Scientist Challenges Ivory-Billed Woodpecker Sighting

Thursday, March 15th 2007, 10:49 am
By: News On 6

LONDON (AP) _ A Scottish scientist says American bird experts may have been wrong when they concluded that the ivory-billed woodpecker, thought to be extinct, might have survived.

In an article published Wednesday in the journal BMC Biology, University of Aberdeen geneticist Martin Collinson disputed whether a video shot by an Arkansas scientist showed the ivory-billed woodpecker.

Collinson, a passionate birder, analyzed the Arkansas video frame by frame and compared it with that of a pileated woodpecker, which is a related species with similar black-and-white plumage. His study suggested it was not possible to be certain that the bird in the video was the ivory-billed woodpecker.

``The bird in the Arkansas video is best regarded as not fully identified, and is probably a pileated woodpecker,'' Collinson wrote.

The last confirmed sighting of the ivory-billed woodpecker in North America was in 1944. Researchers believed the species was extinct until 2004, when a kayaker is said to have spotted one in eastern Arkansas. Since then, there have been several sightings, and a videotape shot by David Luneau, an electronics professor at the University of Arkansas at Little Rock, was released.

That video was seen as evidence of the bird that seemed to have vanished after logging destroyed its habitat. But the poor quality of the video led to questions _ and a lingering dispute about its existence.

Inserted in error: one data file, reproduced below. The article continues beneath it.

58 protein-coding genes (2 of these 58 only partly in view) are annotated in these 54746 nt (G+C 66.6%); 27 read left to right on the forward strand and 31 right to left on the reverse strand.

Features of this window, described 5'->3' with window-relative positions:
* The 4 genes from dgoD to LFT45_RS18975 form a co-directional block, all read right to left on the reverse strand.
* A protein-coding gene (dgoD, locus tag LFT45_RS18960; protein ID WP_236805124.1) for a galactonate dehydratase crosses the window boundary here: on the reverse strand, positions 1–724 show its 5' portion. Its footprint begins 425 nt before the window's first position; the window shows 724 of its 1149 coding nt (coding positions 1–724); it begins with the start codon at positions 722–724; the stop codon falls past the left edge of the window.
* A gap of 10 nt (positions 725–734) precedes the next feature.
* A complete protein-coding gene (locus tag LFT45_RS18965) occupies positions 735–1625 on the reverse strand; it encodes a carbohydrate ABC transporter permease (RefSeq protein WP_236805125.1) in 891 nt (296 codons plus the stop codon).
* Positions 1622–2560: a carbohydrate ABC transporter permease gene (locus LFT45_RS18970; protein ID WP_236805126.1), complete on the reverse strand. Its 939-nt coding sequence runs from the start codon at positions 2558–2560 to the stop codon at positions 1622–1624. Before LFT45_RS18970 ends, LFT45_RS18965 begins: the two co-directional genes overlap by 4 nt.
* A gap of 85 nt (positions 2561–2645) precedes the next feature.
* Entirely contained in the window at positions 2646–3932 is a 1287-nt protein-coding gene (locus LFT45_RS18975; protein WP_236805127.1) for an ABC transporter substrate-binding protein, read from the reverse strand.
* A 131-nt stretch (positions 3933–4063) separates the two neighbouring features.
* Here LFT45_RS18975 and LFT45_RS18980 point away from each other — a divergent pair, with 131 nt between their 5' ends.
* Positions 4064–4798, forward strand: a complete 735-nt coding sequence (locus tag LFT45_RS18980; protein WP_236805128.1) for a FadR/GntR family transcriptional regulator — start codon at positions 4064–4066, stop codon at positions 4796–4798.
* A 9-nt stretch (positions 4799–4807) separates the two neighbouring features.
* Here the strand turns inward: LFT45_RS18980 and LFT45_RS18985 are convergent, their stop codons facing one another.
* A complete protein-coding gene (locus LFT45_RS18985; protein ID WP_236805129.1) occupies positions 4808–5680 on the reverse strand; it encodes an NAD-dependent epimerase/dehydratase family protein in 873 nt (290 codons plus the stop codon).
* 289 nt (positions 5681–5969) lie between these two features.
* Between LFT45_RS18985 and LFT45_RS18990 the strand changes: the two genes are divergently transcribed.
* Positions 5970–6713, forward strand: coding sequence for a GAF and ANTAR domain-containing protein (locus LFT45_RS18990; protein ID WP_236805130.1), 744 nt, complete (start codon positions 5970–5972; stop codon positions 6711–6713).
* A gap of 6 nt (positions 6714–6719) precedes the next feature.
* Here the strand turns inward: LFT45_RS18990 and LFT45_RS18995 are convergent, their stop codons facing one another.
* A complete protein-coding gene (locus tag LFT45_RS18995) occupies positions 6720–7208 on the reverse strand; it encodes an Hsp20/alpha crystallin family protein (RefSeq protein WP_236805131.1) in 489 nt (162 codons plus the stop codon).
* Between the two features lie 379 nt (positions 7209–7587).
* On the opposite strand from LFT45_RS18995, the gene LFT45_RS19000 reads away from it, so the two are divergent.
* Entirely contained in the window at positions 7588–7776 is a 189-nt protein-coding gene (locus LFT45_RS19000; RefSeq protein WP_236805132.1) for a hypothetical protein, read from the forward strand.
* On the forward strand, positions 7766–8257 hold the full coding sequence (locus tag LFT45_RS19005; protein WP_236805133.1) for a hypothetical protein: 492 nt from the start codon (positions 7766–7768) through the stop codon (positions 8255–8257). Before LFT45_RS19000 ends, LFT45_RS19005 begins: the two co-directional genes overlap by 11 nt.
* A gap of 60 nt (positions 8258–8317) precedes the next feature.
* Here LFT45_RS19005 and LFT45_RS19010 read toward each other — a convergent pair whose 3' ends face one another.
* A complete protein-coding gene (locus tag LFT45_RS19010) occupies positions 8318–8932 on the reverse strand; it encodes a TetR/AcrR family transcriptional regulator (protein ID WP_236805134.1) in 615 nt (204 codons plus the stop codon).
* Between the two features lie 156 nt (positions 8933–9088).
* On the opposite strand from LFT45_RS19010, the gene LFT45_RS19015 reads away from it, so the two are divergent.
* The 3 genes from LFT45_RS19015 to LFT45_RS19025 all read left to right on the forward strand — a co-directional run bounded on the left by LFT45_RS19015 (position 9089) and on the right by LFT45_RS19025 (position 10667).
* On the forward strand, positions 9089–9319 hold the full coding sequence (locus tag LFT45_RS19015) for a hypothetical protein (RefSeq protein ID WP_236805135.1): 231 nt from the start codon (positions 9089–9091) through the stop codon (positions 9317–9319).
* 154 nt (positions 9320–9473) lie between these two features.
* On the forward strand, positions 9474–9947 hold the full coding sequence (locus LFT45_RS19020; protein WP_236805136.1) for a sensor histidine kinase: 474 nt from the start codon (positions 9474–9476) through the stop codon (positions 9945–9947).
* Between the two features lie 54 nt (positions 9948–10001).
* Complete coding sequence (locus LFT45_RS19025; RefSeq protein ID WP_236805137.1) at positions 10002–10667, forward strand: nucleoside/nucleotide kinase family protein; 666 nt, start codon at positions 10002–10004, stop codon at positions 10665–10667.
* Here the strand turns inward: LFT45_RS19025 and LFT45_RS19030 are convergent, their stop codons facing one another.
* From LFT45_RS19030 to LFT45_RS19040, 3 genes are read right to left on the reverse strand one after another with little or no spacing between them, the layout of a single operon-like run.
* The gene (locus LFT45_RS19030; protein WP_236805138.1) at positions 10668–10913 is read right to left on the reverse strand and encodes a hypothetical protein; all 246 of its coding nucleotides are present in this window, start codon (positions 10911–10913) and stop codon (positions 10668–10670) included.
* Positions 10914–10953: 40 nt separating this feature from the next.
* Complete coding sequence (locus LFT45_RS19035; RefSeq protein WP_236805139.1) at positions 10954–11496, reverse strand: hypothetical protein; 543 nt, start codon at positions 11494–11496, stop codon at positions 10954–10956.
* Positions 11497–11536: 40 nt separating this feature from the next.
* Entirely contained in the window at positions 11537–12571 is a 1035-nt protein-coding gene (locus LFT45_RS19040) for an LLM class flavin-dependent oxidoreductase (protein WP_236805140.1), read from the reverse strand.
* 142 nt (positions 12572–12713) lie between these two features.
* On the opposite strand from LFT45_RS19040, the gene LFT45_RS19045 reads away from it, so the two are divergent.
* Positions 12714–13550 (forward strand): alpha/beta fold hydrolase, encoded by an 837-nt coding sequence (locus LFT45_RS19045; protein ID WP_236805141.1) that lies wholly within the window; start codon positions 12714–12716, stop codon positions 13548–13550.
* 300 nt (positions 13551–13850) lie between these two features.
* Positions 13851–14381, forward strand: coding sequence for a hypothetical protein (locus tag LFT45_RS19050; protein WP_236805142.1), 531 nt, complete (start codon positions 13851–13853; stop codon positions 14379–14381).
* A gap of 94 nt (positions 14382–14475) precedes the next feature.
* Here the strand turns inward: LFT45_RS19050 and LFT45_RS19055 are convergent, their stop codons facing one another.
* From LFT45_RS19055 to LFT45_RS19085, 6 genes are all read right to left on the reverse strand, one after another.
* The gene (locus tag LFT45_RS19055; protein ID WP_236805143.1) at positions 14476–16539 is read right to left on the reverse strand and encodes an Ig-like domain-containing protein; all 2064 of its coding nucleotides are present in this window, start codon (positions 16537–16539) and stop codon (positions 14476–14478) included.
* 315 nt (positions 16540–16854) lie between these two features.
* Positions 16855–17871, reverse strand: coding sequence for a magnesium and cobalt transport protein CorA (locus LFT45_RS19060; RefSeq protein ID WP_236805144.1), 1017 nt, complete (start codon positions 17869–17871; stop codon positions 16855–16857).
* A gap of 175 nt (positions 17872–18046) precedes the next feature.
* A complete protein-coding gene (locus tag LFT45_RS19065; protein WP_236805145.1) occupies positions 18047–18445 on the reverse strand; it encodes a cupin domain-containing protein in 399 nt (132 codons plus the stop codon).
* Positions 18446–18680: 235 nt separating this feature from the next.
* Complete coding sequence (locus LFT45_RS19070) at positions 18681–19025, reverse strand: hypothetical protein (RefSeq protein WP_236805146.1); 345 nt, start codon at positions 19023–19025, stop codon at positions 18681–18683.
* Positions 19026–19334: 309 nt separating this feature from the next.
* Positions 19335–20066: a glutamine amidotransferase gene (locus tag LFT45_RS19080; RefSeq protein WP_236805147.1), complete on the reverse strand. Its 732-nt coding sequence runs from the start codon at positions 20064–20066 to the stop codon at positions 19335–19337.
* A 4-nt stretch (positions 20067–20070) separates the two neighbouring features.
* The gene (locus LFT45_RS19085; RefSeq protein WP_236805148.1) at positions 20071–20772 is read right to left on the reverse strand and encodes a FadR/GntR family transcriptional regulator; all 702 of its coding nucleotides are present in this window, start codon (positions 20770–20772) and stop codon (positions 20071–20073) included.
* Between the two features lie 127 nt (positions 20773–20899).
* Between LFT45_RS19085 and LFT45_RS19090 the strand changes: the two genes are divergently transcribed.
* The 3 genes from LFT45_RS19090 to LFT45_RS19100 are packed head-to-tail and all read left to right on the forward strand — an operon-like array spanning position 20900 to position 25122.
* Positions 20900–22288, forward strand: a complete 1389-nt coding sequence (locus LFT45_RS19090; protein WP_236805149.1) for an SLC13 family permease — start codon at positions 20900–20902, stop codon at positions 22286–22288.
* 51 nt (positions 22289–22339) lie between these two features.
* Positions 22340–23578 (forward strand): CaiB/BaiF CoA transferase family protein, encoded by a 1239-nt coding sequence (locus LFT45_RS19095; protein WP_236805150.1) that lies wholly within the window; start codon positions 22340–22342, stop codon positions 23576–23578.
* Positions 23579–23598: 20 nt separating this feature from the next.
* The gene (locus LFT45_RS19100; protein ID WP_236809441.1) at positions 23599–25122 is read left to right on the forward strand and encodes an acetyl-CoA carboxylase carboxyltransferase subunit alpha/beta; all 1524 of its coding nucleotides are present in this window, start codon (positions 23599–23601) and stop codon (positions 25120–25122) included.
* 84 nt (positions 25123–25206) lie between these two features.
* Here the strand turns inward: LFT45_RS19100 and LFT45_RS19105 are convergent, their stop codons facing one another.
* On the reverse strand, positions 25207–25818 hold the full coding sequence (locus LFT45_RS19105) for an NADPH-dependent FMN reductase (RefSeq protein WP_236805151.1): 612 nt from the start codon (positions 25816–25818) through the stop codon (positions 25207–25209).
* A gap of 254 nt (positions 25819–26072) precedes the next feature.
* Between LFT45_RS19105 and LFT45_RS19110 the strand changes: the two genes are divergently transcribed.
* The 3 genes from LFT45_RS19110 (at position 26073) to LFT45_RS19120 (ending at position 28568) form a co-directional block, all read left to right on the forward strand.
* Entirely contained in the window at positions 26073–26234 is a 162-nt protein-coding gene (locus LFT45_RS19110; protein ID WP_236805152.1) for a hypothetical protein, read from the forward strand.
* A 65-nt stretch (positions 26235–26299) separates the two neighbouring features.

A research team headed by David A. Sibley of Concord, Mass., wrote in the journal Science last year that the quality of the video is not good enough to clearly see the ivory-billed woodpecker's distinctive white stripes on its back. Also, the large amounts of white seen while the bird is flying can be accounted for by the underside of the wings of a pileated woodpecker, the researchers wrote.

Collinson said he thought it was possible to spot the pileated woodpecker's distinctive black trailing wing edges in the Arkansas video. The trailing edges of the ivory-billed woodpecker's wings are white.

Though it was believed the pileated woodpecker's wings beat more slowly than the 8.6 beats per second captured on Luneau's video, Collinson concluded the pileated woodpecker's wings could beat that fast, at least for short flights.

Other scientists disputed Collinson's findings.

John Fitzpatrick, a director of Cornell University's Laboratory of Ornithology, said that different formats of the footage result in ``comparing apples to oranges.'' Fitzpatrick said Collinson's evidence about similarities in the birds' coloring, wing patterns and flight patterns are skewed as a result.

Fitzpatrick remains ``convinced that the Luneau video is inconsistent in every respect with pileated woodpecker.''

``We have yet to see even a single video of pileated woodpecker that matches the (Arkansas) video. Show us one and I'll change my mind,'' he said. ``Nobody can do it. ``